Friday, April 17, 2015
I will save you the commentary on how the administration powers that be seem to have such a thing happening on constant delay and how I am still recording the occasional show from a radio at home and then uploading them static and all here from time to time. Give a listen to what it sounded like live last night.
Wednesday, April 8, 2015
|Obnox photo by Dale Merrill|
That was a questioned posed at the party at the Smashin' Transistors commorancy to Obnox's Lamont "Bim" Thomas following the gig they played here in town last summer concerning the rave reviews the band's records had been getting.
"You mean am I getting rich?" Lamont laughed then added "I'm just trying to get as much music out there as I can before I die."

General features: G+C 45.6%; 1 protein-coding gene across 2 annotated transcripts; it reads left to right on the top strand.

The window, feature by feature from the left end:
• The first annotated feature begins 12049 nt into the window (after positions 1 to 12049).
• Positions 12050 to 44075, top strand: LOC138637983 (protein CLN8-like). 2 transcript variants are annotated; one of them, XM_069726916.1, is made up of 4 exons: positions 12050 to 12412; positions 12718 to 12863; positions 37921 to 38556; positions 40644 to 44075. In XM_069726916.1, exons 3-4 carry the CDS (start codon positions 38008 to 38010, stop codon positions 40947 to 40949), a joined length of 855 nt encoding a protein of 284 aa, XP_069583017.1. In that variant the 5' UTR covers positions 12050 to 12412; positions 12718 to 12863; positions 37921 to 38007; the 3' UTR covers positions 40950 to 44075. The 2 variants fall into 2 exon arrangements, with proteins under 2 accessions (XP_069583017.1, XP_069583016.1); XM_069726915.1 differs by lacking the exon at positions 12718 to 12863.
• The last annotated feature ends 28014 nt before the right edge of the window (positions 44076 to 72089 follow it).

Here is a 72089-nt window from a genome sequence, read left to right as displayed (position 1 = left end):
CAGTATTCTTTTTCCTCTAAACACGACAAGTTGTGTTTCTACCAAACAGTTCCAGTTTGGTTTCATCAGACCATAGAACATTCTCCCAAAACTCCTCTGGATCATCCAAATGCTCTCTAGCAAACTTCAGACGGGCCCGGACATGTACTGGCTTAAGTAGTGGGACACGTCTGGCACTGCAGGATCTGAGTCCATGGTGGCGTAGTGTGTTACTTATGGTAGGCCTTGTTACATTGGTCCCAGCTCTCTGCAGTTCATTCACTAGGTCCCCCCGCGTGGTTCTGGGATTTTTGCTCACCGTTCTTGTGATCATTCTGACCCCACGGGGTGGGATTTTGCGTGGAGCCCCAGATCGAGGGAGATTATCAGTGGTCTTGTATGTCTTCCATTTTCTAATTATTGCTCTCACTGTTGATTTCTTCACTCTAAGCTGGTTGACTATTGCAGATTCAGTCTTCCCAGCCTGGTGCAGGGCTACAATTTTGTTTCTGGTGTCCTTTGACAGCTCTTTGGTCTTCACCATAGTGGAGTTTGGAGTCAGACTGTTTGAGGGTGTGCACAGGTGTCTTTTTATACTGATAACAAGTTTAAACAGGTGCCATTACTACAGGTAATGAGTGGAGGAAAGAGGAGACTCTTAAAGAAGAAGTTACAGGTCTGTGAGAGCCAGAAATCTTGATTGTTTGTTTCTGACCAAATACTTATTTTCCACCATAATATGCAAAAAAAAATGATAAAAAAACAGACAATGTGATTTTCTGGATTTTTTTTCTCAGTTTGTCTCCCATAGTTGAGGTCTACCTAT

With a couple decades of making music with a bunch of different combos under his belt such as the Bassholes and the Puffy Areolas one may figure he's already achieved leaving an indelible mark on the punk rock scene but with him being in the drivers seat with Obnox he's making sure of it.
Like the two full lengths that have preceded it, Boogalou Reed, the first of three 'Nox albums planned for 2015 (and who knows how many EP's and singles along the way) is bursting at the seams with tumult but also again manages to cover different ground instead throwing rocks through windows of the same places over and over again.
Rolling in like a venomous sludge, the album opens with "Wonder Weed." The song's (credited to Stevie Wonder but unknown to this writer where it has appeared on any of his records) caterpillar that weighs a ton guitar crawl and cosmic organ that obscure Bim's voice in the mix act as an roller ascending effect for the album. Slowly leading the head to the top of a peak and building anticipation for slamming on the g-forces and whatever unexpected twist and turn that are to follow.